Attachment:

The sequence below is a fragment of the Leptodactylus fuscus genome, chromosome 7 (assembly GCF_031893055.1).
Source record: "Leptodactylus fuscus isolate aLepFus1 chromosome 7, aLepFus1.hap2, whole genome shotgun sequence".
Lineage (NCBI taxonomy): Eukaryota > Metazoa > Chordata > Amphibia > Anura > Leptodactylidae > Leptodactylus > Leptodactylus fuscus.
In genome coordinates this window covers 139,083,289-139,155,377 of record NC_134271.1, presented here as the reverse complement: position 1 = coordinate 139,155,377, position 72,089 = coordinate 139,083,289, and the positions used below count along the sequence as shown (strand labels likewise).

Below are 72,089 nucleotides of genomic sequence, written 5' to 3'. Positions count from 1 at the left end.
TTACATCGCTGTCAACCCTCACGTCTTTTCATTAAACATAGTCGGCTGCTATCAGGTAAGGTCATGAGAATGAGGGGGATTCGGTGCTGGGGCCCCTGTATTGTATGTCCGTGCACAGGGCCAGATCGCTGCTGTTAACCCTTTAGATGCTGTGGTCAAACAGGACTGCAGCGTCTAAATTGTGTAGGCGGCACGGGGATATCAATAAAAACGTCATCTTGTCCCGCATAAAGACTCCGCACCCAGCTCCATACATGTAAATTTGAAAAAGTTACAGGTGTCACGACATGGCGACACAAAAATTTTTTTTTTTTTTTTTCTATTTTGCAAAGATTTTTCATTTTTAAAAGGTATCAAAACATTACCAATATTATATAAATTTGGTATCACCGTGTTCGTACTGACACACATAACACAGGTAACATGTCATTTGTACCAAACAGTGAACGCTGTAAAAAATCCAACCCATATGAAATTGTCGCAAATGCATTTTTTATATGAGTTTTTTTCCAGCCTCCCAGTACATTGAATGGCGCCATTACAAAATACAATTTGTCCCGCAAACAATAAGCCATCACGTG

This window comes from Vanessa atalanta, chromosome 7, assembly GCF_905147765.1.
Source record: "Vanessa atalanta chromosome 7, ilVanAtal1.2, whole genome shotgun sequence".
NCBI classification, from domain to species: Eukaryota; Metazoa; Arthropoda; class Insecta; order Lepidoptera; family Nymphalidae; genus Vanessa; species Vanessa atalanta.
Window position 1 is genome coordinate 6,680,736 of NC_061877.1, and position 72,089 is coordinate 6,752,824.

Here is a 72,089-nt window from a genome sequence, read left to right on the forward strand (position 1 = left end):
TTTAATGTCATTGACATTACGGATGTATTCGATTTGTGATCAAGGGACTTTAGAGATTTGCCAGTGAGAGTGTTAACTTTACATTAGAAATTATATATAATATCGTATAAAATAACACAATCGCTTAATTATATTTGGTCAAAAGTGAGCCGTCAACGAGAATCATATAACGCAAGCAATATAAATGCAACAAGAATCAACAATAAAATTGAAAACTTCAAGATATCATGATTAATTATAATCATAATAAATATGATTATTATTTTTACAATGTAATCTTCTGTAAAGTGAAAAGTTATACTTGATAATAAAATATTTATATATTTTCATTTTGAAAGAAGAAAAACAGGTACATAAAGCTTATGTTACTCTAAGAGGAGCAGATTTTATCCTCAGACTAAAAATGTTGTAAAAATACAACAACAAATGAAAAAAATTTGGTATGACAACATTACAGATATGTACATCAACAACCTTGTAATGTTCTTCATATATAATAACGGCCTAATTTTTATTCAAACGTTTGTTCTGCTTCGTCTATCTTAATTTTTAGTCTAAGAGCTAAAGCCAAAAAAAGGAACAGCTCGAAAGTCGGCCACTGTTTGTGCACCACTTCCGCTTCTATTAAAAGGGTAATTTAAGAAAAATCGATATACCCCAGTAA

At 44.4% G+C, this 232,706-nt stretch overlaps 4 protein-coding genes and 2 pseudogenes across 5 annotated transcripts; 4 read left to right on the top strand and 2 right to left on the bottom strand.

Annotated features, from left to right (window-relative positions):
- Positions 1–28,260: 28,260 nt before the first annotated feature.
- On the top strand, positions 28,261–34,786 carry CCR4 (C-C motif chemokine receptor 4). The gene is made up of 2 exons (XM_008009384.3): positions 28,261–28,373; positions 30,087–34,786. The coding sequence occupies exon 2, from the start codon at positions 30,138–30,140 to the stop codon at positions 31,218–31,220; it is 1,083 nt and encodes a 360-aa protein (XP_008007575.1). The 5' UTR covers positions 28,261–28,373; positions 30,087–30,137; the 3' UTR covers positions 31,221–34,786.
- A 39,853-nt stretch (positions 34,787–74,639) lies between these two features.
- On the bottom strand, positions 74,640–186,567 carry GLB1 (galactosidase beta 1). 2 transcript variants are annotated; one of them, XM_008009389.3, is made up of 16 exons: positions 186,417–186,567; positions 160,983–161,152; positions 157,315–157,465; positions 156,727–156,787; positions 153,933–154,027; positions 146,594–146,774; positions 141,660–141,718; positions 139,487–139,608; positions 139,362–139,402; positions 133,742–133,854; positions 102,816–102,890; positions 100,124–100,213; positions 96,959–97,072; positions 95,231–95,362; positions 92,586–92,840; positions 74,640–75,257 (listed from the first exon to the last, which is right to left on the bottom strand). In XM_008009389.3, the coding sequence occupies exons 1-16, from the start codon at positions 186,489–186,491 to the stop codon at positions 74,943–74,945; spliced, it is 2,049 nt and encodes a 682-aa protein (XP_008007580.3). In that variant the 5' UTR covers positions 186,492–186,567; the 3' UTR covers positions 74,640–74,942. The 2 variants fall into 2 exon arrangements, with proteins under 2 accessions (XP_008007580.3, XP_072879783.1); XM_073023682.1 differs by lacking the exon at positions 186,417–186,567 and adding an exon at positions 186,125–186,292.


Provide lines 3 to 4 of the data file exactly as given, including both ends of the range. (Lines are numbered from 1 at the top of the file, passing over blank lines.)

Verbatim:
Lineage (NCBI taxonomy): Eukaryota > Metazoa > Chordata > Amphibia > Anura > Leptodactylidae > Leptodactylus > Leptodactylus fuscus.
In genome coordinates this window covers 139,083,289-139,155,377 of record NC_134271.1, presented here as the reverse complement: position 1 = coordinate 139,155,377, position 72,089 = coordinate 139,083,289, and the positions used below count along the sequence as shown (strand labels likewise).